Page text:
Insulating your property will help reduce your energy consumption and lower your fuel bills. Insulation can also help alleviate damp, making it a healthier home to live in.
Heat energy is transferred from homes by conduction through the walls, floor, roof and windows. It is also transferred from homes by convection. For example, cold air can enter the house through gaps in doors and windows, and convection currents can transfer heat energy in the loft to the roof tiles.
If your loft is easy to access and has no damp or condensation problems it should be easy
to insulate. It is possible to do it yourself.
If access is easy and your loft joists are regular, you can use rolls of mineral wool insulation.
The first layer is laid between the joists – the horizontal beams that make up the floor of the loft – then another layer is laid at right angles to cover the joists and make the insulation up to the required depth. This can be done by someone competent in DIY or a professional installer.
If you plan to use the loft or attic for storage, you will want to lay boards over the joists. Unfortunately, if you only insulate between the joists before doing this, the insulation won't be thick enough.
Insulate between the joists with mineral wool and then lay rigid insulation boards on top, with wooden boarding on top of that. You can buy
insulation board pre-bonded to floor boarding to make the job easier. Or raise the level of the floor so you can fit enough mineral wool beneath the new floor level.
If you want to use your loft as a living space, you can insulate the roof instead of the floor by fixing rigid insulation boards between the roof rafters. Boards must be cut to the correct width so that they fit snugly between the rafters. They can then be covered by plasterboard. Rafters aren't usually very deep, so to get the best performance you may have to insulate over them as well, using insulated plasterboard. If there isn't room to do this, make sure you use the highest performance insulation board.
If your loft is hard to access, you can have blown insulation installed by a professional, who will use specialist equipment to blow loose, fire-retardant insulation material made of cellulose fibre or mineral wool into the loft. This doesn't usually take more than a few hours.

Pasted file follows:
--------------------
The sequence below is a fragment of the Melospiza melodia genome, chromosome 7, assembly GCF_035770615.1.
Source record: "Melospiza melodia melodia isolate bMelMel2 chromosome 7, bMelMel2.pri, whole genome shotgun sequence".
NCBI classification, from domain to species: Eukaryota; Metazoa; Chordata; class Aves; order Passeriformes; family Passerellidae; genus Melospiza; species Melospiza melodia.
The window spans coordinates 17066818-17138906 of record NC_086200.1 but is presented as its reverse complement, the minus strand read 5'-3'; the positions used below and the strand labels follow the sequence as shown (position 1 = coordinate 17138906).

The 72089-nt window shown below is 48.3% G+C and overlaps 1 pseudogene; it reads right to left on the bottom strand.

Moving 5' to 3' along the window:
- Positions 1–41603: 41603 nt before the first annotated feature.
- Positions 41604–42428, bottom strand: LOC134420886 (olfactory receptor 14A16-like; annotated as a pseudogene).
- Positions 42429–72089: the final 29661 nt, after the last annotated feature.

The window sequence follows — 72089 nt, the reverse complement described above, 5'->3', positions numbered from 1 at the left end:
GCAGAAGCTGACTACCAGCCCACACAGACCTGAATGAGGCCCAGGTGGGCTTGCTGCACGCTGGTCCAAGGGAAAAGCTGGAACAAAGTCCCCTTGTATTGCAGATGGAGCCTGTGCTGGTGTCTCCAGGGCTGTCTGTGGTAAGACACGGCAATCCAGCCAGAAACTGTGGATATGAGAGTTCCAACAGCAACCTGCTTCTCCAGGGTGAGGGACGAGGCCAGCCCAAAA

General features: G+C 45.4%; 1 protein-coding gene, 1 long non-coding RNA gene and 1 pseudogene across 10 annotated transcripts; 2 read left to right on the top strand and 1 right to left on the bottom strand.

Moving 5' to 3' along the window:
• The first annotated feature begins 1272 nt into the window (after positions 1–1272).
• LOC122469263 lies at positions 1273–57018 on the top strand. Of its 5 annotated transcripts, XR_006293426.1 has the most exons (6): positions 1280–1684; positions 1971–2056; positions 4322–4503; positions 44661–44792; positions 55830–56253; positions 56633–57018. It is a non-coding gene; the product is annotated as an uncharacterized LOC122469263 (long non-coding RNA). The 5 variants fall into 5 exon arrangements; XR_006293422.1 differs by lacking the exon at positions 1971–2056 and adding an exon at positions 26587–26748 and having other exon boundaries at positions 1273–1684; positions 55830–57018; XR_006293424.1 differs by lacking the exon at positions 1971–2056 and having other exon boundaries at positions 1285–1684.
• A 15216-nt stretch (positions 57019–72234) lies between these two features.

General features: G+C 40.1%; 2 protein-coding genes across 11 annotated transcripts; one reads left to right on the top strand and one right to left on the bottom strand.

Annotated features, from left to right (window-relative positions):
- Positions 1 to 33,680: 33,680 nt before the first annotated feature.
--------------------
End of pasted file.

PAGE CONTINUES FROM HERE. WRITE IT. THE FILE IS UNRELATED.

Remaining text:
Insulation stops heat escaping from living spaces, so it will make your loft space cooler, which could make existing damp or condensation problems worse. Get professional advice before installing insulation to see if you can fix the damp problems first.
A flat roof should preferably be insulated from above. A layer of rigid insulation board can be added either on top of the roof's weatherproof layer or directly on top of the timber roof surface with a new weatherproof layer on top of the insulation. This is best done when the roof covering needs replacing anyway. If your flat roof needs to be replaced anyway you must now insulate it to comply with building regulations.
It is possible to insulate a flat roof from underneath, but this can lead to condensation problems if not completed correctly.
Installing flat roof insulation could save you similar amounts on your heating bills to loft insulation. The savings will vary depending on how much of the property has a flat roof.
Insulating between the joists of your loft will keep your house warmer but make the roof space above colder. Pipes and water tanks will be more likely to freeze, so you will need to insulate them. If your water tanks are some distance from the loft hatch, you will also need something to walk on for safe access.
The cooler air in your insulated loft could mean that cold draughts come through the loft hatch. To prevent this fit an insulated loft hatch and put strips of draught-excluding material around the hatch edges.